February 26, 2007
Strange What Can Be Found on the Internet
Strange what can be found on the Internet. Here’s a little piece from a recent IFRA Newsletter. which quotes a piece from Claire Thévenin’s article “Strategic switch for IFRA” from the excellent trade magazine (in my value judgment) Parfums Cosmétiques Actualités:. As you can read for yourselves, Thévenin alludes to an “ambitious communication campaign and research programs that IFRA has put in place and is implementing” and she refers to 5 five distinct communication targets: the media, the industry’s clients, legislators, NGOs and the association’s members.
However it is Jean-Pierre Houri’s alleged remarks (Houri is IFRA Director General) that are especially illuminating. Aside from pointing out that RIFM’s budget is now USD 8 million (that’s an awful lot of corporate subsidy, says Cropwatch, whose USD budget is zero!), Houri is quoted as saying “IFRA does not consider the general public as being a target for IFRA.” Houri further states that “the brands need to speak to their consumers while IFRA concentrates on journalists, and supplying them with information that will then passed on to the public.”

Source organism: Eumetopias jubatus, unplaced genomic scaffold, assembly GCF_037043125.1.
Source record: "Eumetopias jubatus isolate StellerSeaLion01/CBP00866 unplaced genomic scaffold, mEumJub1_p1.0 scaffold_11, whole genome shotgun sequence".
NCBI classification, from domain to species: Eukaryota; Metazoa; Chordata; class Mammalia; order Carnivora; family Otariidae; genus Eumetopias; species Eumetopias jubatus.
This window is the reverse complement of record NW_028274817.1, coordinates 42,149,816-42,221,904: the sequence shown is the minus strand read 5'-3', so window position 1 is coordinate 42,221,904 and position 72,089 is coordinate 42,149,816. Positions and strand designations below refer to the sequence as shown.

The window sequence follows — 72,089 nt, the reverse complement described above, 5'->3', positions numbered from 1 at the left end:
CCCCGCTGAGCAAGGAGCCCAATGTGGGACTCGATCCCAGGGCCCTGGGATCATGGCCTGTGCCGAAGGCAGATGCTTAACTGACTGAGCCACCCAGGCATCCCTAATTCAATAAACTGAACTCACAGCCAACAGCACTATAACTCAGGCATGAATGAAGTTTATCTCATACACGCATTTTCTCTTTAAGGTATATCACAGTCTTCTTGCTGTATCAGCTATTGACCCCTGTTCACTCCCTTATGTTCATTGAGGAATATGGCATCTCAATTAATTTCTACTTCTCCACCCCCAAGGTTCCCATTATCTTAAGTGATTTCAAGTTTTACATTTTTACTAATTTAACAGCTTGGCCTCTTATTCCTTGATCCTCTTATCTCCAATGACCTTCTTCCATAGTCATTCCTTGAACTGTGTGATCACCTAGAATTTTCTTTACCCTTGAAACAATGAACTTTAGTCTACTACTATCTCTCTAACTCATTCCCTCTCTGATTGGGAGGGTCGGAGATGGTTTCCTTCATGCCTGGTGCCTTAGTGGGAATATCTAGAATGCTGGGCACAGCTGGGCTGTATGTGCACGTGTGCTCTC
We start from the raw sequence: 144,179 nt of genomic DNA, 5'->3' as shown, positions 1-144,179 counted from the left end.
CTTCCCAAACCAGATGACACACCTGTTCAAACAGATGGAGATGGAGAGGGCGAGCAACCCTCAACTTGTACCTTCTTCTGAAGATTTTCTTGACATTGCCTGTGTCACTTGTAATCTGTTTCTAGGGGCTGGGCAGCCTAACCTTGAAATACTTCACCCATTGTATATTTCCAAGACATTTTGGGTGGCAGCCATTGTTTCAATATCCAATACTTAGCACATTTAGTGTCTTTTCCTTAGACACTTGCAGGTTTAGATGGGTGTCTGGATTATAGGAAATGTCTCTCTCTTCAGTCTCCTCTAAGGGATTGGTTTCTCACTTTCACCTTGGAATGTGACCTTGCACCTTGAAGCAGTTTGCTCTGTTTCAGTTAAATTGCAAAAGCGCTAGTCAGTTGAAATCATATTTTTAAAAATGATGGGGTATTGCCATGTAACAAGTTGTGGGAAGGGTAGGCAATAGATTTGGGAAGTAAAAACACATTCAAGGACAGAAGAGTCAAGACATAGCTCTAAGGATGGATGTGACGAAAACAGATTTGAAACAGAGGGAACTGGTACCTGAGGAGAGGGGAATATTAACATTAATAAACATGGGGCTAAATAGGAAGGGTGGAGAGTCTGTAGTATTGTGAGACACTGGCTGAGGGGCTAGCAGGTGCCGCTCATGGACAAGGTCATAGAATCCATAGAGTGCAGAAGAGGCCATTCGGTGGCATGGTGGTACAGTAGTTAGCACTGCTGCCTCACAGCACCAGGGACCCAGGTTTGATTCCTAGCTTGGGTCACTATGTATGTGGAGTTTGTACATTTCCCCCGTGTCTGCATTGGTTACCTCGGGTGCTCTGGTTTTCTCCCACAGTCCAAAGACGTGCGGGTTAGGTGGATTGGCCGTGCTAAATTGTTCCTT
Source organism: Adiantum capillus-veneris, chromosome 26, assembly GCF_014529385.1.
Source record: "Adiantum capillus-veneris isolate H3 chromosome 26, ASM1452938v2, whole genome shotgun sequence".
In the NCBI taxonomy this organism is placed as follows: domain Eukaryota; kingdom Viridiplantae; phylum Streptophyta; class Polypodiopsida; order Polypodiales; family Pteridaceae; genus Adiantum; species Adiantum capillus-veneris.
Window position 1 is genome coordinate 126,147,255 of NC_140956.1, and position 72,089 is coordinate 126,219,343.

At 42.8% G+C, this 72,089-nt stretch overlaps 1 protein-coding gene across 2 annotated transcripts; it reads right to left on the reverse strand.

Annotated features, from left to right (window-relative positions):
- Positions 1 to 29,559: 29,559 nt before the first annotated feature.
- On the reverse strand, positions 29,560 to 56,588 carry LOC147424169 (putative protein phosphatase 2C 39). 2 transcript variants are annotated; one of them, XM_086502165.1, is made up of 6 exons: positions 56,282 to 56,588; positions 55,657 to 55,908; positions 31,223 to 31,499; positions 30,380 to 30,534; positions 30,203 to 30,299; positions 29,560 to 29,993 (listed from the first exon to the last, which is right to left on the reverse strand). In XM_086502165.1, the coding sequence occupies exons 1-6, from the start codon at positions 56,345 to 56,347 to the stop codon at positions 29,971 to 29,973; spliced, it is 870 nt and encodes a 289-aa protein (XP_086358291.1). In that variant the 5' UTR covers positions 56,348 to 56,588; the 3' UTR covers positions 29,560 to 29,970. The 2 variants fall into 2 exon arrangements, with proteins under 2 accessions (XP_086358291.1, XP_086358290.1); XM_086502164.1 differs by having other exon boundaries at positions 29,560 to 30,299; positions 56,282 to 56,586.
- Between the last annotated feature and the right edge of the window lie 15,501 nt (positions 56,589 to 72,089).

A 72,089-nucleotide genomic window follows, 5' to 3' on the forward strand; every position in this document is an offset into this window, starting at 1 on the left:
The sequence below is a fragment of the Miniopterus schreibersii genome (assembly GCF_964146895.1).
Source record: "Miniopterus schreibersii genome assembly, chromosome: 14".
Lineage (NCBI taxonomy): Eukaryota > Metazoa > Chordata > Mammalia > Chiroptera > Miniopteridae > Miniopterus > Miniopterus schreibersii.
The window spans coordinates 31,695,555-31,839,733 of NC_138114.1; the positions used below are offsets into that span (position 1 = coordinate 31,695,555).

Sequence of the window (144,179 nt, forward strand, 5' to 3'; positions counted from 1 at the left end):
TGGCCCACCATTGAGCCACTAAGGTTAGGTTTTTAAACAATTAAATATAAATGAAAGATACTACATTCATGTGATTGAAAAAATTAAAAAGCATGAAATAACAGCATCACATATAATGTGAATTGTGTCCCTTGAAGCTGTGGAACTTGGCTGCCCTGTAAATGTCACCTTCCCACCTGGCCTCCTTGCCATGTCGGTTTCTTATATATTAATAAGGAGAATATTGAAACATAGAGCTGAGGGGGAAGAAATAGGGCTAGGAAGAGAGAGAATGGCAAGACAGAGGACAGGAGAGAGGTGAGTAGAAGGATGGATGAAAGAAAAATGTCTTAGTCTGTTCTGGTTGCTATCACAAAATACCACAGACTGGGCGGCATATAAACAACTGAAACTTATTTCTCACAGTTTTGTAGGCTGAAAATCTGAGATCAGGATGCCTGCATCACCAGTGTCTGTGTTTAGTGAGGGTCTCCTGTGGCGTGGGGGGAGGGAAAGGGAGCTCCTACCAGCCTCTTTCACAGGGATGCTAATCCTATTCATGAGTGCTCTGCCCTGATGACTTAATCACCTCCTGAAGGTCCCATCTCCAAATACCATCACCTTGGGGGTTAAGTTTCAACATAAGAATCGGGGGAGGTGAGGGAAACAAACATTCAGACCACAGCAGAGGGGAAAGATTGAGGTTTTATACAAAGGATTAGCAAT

We have already seen how obedient industry journalists & editors (with some brave & notable exceptions) have reported IFRA’s version of events over the Cropwatch Boycott of the 40th IFRA Amendment, so the public relations strategy described above is presumably working well for them. However excluding the general public, as Houri describes above, or selling them IFRA’s precautionary-principled propaganda via journalists loyal to IFRA, is dangerous for democracy, as it effectively disengages & disenfranchises the public and removes the opportunity for direct debate. The general public are, after all, the end-users of the fragranced products, and these people as consumers have the right to make their own opinions and to be able to have a say in the cosmetics regulatory process.
Posted for Tony by Blogmistress
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